Here goes the story – or should that be pantomime – of the sinking egg and why there’s a spoon in my soup. There I thought I was being clever adding all of the butter beans to the soup to act as a support for the egg. Hah, that didn’t quite work out as planned, especially after cutting into the yolk with a knife…it was a case of, Thar she goes, mi ‘arties! Slowly but surely to sink without trace, like my soup had just discovered that it is, in fact, The Bermuda Triangle. And talking of disappearing acts, I really should know by now not to wait until late Saturday evening to buy in produce for the weekend. Simply was a case of, they’re behind you! No, they weren’t. Couldn’t get leeks nor a small cauliflower as that store had sold out. So, after racing back to the other store again, as they were closing soon, I did manage to buy a large cauliflower, something I’m loath to buy as it’s way too much for one. And a solitary leek. Butter Bean and Cauliflower Soup it is then. I suppose if there has to be any consolation for such a long, hard winter it’s those winter vegetables that are still the stars of the show. Regardless of the size of the cauliflower it was delicious. And if I had to be a critic – oh-no-I-won’t, oh-yes-I-will – I knew I should’ve gone with cubed pan-fried yellow turnip/swede/rutabaga rather than new potatoes as the flavour of swede would be so much better in this. Besides, their colour would match the yolk perfectly – if it’s still visible before the final curtain!
Butter Bean and Cauliflower Soup, with cubed pan-fried potatoes or swede (even better) and poached egg
FOR THE STOCK:
- 1 x onion, peeled, trimmed and cut into quarters
- 1 x green part leek, about 10cms or 4 ins, thoroughly washed
- 1 x stalk or stem of broccoli, trimmed and split in half lengthways. If a broccoli stalk isn’t available then use 1 large carrot, peeled, trimmed and roughly chopped and a couple stalks or ribs of celery, washed, trimmed and roughly chopped instead
- about 8 x inner pale green cauliflower leaves, washed (do not eat the leaves afterwards as they’re especially difficult to digest!)
- 2 x garlic cloves, trimmed, peeled and kept whole
- pinch x cayenne pepper OR the same of red pepper flakes
- 1 x dried bay leaf, split
- 500ml (1.05 US pt lqd) x water
- 1 x organic vegetable stock cube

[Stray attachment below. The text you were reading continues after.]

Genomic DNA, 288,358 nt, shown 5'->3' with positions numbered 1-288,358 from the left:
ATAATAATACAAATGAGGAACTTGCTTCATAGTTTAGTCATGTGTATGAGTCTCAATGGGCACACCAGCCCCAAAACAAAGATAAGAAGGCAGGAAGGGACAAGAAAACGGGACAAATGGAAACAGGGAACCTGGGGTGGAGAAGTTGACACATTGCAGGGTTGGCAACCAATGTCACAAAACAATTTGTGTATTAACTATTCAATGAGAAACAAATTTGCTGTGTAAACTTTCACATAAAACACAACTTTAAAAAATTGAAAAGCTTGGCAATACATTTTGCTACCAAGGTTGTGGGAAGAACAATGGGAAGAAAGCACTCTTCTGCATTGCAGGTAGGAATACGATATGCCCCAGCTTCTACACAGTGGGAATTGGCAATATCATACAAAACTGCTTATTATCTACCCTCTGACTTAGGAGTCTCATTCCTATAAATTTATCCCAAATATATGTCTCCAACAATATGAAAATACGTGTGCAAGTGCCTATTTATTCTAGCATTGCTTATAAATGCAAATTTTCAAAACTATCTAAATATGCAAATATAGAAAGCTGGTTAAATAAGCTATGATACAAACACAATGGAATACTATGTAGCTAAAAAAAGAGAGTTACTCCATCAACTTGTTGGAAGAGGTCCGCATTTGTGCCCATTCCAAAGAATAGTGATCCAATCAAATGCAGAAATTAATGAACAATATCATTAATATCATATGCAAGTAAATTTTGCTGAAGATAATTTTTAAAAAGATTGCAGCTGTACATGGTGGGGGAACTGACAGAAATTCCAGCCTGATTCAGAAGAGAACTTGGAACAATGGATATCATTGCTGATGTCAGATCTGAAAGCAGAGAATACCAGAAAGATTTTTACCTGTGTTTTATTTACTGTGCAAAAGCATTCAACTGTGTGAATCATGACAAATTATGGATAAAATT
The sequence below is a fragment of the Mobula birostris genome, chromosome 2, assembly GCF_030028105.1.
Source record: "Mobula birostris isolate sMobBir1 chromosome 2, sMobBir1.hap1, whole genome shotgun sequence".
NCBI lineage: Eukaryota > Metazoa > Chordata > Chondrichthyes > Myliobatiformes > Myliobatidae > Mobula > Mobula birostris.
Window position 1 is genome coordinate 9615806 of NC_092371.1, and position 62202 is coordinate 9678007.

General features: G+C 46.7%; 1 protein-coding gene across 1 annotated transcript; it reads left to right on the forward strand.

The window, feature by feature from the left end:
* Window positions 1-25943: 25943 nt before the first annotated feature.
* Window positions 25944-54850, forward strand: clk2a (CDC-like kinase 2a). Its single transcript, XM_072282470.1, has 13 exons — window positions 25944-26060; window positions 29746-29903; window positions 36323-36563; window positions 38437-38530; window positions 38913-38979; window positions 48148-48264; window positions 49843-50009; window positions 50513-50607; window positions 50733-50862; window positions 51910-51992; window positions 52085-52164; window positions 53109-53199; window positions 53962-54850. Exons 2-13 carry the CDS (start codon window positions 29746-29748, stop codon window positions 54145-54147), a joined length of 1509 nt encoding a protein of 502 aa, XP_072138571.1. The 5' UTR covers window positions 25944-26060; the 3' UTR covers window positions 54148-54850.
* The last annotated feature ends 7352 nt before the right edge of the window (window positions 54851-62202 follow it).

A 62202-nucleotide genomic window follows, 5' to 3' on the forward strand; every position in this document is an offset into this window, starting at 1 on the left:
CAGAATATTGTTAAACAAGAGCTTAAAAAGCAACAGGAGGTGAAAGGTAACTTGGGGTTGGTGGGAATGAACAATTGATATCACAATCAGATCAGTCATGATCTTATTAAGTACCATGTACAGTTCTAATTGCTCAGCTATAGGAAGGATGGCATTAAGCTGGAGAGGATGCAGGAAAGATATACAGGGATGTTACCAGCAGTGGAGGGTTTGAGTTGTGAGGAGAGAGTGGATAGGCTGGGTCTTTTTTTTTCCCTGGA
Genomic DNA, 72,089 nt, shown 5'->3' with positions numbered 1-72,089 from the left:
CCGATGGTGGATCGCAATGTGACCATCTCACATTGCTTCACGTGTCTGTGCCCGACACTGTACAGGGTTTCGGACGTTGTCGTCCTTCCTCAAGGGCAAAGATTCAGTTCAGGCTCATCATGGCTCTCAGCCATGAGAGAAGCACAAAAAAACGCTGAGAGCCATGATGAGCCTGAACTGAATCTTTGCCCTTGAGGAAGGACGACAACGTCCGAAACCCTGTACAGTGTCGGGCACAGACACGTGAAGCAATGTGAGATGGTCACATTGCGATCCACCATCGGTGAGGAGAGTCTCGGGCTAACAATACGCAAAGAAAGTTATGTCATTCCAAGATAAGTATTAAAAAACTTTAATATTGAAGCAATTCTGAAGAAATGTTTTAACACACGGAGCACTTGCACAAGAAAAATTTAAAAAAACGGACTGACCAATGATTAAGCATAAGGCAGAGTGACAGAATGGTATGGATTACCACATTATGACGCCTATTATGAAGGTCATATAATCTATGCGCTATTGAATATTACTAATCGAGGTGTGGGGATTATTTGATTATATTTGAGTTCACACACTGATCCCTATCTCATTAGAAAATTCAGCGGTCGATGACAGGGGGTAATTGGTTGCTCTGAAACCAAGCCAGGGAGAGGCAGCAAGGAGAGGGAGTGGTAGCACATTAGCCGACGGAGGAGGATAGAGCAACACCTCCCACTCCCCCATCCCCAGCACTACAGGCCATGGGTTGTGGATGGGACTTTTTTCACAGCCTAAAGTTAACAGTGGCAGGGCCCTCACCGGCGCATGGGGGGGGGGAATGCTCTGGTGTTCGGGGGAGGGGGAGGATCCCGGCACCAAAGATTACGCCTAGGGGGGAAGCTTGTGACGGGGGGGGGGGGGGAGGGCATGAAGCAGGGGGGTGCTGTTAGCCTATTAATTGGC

FOR THE SOUP:
- 100g (3.52 oz) x dried butter beans, soaked in plenty of cold water overnight
- 350 – 400g (12.34 – 14.11 oz) x cauliflower florets, soaked in cold water
- seasoning, both freshly ground sea salt and black pepper
- up to 200g (7.05 oz) x new potatoes, scrubbed, any knobbly bits cut out and cut into small cubes or the equivalent of swede/yellow turnip/rutabaga (I would recommend the latter)
- 1 x medium free range (cage free) egg per person
- single/light or sour cream, to serve
Measurements within brackets above are approximate only.
- Add the 9 numbered ingredients to a large heavy-based saucepan with a lid and put on electric heat No 4. Bring to a boil, reduce heat to No 2 and simmer for at least 30 minutes. Allow to cool, find and retain the garlic cloves and the bay leaf pieces. Strain through a metal sieve into a suitable bowl, press on the veg with the back of a large serving spoon to extract as much of their liquid and nutrients as possible. If a stalk or stem of broccoli isn’t available go with 1 large carrot, peeled, trimmed and roughly chopped and a couple stalks or ribs of celery, washed, trimmed and roughly chopped.
- Soak the butter beans overnight in plenty of cold water or use canned. The next day add them to a large saucepan with plenty of cold water after rinsing them well. Bring to a boil on heat No 4 with a lid, reduce heat to No 2 and simmer until soft. Mine took approximately 30 minutes after simmering point.
- Put a large saucepan on heat No 4 with plenty of cold lightly salted water and add the cauliflower florets. Bring to a boil with lid on pan, reduce heat to No 2 and simmer for only 2 minutes. Drain through a metal colander into a suitable bowl, get the florets into cold running water to stop the cooking process, then shake them off excess water. Put saucepan back on heat No 3 with a little oil and add the florets. Allow enough time for them to get a pale golden on all sides, reducing the heat to prevent scorching. Mine took around 20 minutes. Otherwise, an even healthier method is to place them on a baking tray, preheat oven, spray them with oil and roast until lightly golden.
- Add about half of the florets and the garlic cloves to the stock and blend until almost smooth – I preferred this with a little texture to it. Return to the saucepan and add the cooked butter beans. Taste for any needed seasoning and reheat both the soup and the extra florets thoroughly before serving.
- Serve with pan-fried cubed potatoes or swede. For info on pan-frying cubed swede then click this link and read the third paragraph within Instructions: Parsnip soup 02.
- For a garnish it would be possible to go the route of North African countries where they fry small florets in about 2½cm or an inch of hot oil until nicely golden as part of Meze (I use a small saucepan without a handle and that’s put on one of the electric plates at the back of my hob/stovetop. That way it’s perfectly safe to fry the florets as there’s very little chance of any hot oil accidentally spilling). Well drained on kitchen paper or paper towels those would be delicious scattered over the top. So, too, would be bacon crumbs.
To poach an egg:
- Put a deep (as in depth not emotional) saucepan on heat No 4 with cold water about 3/4 of the way up. Bring to a rolling broil, reduce heat to No 3, swirl a metal spoon in the water once and carefully crack the egg into the water or crack the egg into a small and wide suitable bowl and let the egg slip in. It’ll sink. Once it starts to rise, and by the time it gets to the top it’ll be perfectly cooked.
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